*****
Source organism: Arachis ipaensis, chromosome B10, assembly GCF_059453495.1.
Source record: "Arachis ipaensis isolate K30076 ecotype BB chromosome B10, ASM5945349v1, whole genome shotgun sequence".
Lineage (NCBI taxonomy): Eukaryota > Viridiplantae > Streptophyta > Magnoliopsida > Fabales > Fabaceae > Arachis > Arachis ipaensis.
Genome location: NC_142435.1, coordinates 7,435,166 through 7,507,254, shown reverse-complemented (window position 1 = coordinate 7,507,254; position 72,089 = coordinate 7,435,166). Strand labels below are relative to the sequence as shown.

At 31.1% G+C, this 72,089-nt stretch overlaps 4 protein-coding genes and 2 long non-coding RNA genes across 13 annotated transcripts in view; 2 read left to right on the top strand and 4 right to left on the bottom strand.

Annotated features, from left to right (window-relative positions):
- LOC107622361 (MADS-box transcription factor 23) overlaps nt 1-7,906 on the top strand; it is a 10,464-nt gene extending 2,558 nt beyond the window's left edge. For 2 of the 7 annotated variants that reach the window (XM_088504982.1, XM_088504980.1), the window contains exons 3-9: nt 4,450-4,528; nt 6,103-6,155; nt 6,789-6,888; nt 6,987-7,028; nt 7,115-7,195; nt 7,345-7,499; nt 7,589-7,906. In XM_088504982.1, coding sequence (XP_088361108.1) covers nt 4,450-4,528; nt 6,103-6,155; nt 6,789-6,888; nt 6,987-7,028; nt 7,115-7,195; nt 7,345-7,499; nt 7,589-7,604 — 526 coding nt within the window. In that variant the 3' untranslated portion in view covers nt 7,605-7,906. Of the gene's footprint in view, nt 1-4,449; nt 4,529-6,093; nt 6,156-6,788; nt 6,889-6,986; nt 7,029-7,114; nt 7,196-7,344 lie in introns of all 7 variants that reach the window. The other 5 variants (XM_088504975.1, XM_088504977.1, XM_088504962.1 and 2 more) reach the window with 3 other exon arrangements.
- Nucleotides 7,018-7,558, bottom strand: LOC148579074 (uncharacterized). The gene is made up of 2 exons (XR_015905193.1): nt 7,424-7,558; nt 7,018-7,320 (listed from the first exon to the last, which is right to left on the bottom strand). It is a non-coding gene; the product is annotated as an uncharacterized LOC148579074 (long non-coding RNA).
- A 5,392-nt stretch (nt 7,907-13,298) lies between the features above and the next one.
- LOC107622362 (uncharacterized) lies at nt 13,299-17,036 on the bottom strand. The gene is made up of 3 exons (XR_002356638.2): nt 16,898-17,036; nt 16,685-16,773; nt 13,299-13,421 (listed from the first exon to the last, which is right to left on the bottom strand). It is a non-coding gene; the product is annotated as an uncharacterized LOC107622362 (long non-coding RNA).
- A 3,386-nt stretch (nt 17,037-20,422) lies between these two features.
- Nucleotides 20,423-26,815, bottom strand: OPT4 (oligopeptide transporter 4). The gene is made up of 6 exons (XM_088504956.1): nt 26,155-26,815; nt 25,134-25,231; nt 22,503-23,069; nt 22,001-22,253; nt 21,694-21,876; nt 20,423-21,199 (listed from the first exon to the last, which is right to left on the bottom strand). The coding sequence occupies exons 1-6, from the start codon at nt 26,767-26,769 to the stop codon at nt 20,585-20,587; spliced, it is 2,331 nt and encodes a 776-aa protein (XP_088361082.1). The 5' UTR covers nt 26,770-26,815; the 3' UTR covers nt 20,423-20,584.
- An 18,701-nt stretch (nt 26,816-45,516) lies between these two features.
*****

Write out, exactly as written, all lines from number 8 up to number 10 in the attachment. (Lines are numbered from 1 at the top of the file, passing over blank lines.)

- Nucleotides 7,018-7,558, bottom strand: LOC148579074 (uncharacterized). The gene is made up of 2 exons (XR_015905193.1): nt 7,424-7,558; nt 7,018-7,320 (listed from the first exon to the last, which is right to left on the bottom strand). It is a non-coding gene; the product is annotated as an uncharacterized LOC148579074 (long non-coding RNA).
- A 5,392-nt stretch (nt 7,907-13,298) lies between the features above and the next one.
- LOC107622362 (uncharacterized) lies at nt 13,299-17,036 on the bottom strand. The gene is made up of 3 exons (XR_002356638.2): nt 16,898-17,036; nt 16,685-16,773; nt 13,299-13,421 (listed from the first exon to the last, which is right to left on the bottom strand). It is a non-coding gene; the product is annotated as an uncharacterized LOC107622362 (long non-coding RNA).